Google recently announced that they were turning off support for third-party cookies on the Chrome browser. This move, however, does not mean Google is going to stop tracking you. Google will instead replace third-party cookies with its own Federated Learning of Cohorts (FLoC)

What is FLoC?

Based on machine learning, FLoC is a proposed browser standard that Google says will enable “interest-based advertising on the web” without letting advertisers know your identity. Instead, you’ll be associated with a “cohort,” a group of users sufficiently large enough to make you at least semi-anonymous to the companies targeting you.

Chrome browsers will use algorithms -“Federated Learning”- to create a very large number of groups of people that share the same qualities and interests. Each person’s individual browsing history will be kept private and never shared with anybody, but the browser will look at the history and then assign a user to one of those cohorts.

FLoC vs Browsers

DuckDuckGo has already announced plans to block any FLoC activity in Chrome.

DuckDuckGo finds it especially concerning that getting tracked via FLoC is not optional – all Chrome users have automatically been opted into it.

“We’re disappointed that, despite the many publicly voiced concerns with FLoC that have not yet been addressed, Google is already forcing FLoC upon users without explicitly asking them to opt in. We’re nevertheless committed and will continue to do our part to deliver on our vision of raising the standard of trust online.”

The search engine released a Chrome extension to block FLoC tracking, comparing it to “walking into a store where they already know all about you”.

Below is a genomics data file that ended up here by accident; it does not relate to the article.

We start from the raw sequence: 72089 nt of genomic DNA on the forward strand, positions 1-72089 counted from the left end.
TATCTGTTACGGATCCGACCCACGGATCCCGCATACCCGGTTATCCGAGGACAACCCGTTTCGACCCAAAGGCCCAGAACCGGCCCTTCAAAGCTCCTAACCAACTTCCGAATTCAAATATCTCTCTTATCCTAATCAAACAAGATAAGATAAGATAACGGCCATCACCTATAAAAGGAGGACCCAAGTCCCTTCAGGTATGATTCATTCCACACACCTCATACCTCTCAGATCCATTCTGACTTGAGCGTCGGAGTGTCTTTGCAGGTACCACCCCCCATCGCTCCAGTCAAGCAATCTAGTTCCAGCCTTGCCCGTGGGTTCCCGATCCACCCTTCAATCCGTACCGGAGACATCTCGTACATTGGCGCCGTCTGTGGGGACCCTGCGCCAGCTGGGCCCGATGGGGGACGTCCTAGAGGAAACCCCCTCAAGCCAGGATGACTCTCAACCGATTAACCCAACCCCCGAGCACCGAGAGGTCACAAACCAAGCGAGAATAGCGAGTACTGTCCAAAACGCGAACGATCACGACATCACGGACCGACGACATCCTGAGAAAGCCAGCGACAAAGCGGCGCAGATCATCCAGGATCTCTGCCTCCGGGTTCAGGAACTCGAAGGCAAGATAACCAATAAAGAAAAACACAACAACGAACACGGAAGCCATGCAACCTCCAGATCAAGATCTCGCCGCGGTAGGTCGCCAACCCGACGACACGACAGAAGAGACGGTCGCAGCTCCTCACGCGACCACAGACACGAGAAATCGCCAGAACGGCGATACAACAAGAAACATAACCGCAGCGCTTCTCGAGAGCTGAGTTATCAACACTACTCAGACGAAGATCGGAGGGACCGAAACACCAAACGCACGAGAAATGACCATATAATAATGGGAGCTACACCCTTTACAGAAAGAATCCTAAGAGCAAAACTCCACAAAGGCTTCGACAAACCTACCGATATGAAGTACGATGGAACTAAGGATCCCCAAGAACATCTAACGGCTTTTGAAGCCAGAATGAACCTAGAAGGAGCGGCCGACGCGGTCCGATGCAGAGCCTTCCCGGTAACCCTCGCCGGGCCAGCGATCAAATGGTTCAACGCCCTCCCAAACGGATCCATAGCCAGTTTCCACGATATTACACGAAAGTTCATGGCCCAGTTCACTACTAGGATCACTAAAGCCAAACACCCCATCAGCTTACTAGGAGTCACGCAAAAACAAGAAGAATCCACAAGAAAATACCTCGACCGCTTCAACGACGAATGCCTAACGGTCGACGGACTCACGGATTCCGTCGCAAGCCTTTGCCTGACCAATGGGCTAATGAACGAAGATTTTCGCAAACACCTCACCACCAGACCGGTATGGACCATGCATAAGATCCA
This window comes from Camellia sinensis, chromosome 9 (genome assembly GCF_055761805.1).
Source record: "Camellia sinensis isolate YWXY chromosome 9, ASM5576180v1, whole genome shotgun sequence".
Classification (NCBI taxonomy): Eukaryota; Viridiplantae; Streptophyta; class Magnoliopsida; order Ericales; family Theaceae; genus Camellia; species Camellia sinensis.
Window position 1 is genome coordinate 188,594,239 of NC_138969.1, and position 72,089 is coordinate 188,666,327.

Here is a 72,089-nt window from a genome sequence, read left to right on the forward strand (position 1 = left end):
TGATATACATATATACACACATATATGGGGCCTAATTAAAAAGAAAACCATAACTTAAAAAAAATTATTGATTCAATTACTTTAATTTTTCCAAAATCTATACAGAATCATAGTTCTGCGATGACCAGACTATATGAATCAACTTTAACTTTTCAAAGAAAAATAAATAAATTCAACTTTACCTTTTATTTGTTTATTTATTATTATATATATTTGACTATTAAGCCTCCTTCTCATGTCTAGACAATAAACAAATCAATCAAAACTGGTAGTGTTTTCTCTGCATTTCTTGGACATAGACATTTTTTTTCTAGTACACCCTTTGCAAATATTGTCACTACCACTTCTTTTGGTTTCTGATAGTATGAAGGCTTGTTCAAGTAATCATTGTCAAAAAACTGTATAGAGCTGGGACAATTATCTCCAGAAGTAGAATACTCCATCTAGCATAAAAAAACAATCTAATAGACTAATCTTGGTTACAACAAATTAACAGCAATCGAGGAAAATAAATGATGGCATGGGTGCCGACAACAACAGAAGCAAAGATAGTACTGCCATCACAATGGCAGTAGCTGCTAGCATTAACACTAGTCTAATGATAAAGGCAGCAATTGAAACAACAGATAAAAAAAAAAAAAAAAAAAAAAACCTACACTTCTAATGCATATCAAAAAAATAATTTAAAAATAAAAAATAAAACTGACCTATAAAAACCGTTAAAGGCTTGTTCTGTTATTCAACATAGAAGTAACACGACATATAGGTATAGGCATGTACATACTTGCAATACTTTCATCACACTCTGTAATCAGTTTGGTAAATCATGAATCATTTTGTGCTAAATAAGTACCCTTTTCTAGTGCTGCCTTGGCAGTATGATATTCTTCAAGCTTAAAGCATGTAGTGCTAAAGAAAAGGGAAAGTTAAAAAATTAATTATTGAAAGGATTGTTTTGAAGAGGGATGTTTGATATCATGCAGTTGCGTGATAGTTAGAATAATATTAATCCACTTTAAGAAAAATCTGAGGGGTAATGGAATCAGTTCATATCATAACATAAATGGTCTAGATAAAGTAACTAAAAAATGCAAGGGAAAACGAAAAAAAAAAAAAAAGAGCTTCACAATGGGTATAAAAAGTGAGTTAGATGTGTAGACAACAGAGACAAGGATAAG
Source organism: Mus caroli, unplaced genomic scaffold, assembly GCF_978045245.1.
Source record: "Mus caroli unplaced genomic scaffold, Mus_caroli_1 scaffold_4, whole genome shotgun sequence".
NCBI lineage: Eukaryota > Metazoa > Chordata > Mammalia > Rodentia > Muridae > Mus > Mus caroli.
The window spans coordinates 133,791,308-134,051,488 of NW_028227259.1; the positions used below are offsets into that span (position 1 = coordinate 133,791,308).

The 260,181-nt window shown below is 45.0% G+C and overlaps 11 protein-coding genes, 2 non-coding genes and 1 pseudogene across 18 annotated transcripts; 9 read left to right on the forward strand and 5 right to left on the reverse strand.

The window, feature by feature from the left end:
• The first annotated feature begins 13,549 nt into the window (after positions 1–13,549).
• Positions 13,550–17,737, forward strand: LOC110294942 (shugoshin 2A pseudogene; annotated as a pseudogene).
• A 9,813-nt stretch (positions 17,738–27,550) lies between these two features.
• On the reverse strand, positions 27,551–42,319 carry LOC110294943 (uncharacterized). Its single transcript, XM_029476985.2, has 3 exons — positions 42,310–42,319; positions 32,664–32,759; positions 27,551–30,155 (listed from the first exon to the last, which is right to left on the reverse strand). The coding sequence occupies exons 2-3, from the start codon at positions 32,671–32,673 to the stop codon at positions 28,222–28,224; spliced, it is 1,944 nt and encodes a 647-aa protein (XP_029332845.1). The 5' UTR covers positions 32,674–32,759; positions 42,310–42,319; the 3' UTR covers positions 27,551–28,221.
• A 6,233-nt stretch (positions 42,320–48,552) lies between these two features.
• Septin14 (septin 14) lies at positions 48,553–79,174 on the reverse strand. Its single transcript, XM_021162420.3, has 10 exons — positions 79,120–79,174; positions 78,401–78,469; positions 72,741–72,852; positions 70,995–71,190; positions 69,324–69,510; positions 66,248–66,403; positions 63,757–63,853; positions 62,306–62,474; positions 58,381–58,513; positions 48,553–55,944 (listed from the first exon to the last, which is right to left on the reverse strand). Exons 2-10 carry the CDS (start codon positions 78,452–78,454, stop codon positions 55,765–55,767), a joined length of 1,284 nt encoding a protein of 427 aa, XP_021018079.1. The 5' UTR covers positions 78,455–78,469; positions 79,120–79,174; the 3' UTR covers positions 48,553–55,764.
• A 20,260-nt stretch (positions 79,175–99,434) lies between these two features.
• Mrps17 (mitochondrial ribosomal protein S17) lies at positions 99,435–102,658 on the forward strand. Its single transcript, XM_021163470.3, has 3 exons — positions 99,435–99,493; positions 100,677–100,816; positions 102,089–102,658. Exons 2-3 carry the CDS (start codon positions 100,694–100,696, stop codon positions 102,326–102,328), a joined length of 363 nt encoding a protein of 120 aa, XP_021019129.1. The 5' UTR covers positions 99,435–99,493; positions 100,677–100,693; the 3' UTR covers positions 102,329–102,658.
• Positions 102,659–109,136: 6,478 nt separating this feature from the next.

Brave, a Chromium-based browser, has also removed FLoC,

The worst aspect of FLoC is that it materially harms user privacy, under the guise of being privacy-friendly.

In the face of these trends, it is disappointing to see Google, instead of taking the present opportunity to help design and build a user-first, privacy-first Web, proposing and immediately shipping in Chrome a set of smaller, ad-tech-conserving changes, which explicitly prioritize maintaining the structure of the Web advertising ecosystem as Google sees it.


The Chromium-based Vivaldi browser has also emoved FLoC calling it a “dangerous step that harms user privacy”.

At Vivaldi, we stand up for the privacy rights of our users. We do not approve tracking and profiling, in any disguise. We certainly would not allow our products to build up local tracking profiles.

It presents FLoC as part of a set of so-called ‘privacy’ technologies, but let’s remove the pretence here; FLoC is a privacy-invasive tracking technology.


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Google says simply blocking third-party cookies will lead to very problematic new solutions from the ad tech industry hence the need for FLoC In order to hopefully forestall even worse replacements. Here’s how Google puts it in its blog post:

When other browsers started blocking third-party cookies by default, we were excited about the direction, but worried about the immediate impact. Excited because we absolutely need a more private web, and we know third-party cookies aren’t the long-term answer. Worried because today many publishers rely on cookie-based advertising to support their content efforts, and we had seen that cookie blocking was already spawning privacy-invasive workarounds (such as fingerprinting) that were even worse for user privacy. Overall, we felt that blocking third-party cookies outright without viable alternatives for the ecosystem was irresponsible, and even harmful, to the free and open web we all enjoy.


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Nigel Jr.
As a tech enthusiast and expert, Nigel Jr. is dedicated to providing in-depth and insightful content on all things technology. With a background in online journalism, product reviewing, and tech creation, Nigel has become a trusted source for all things tech.

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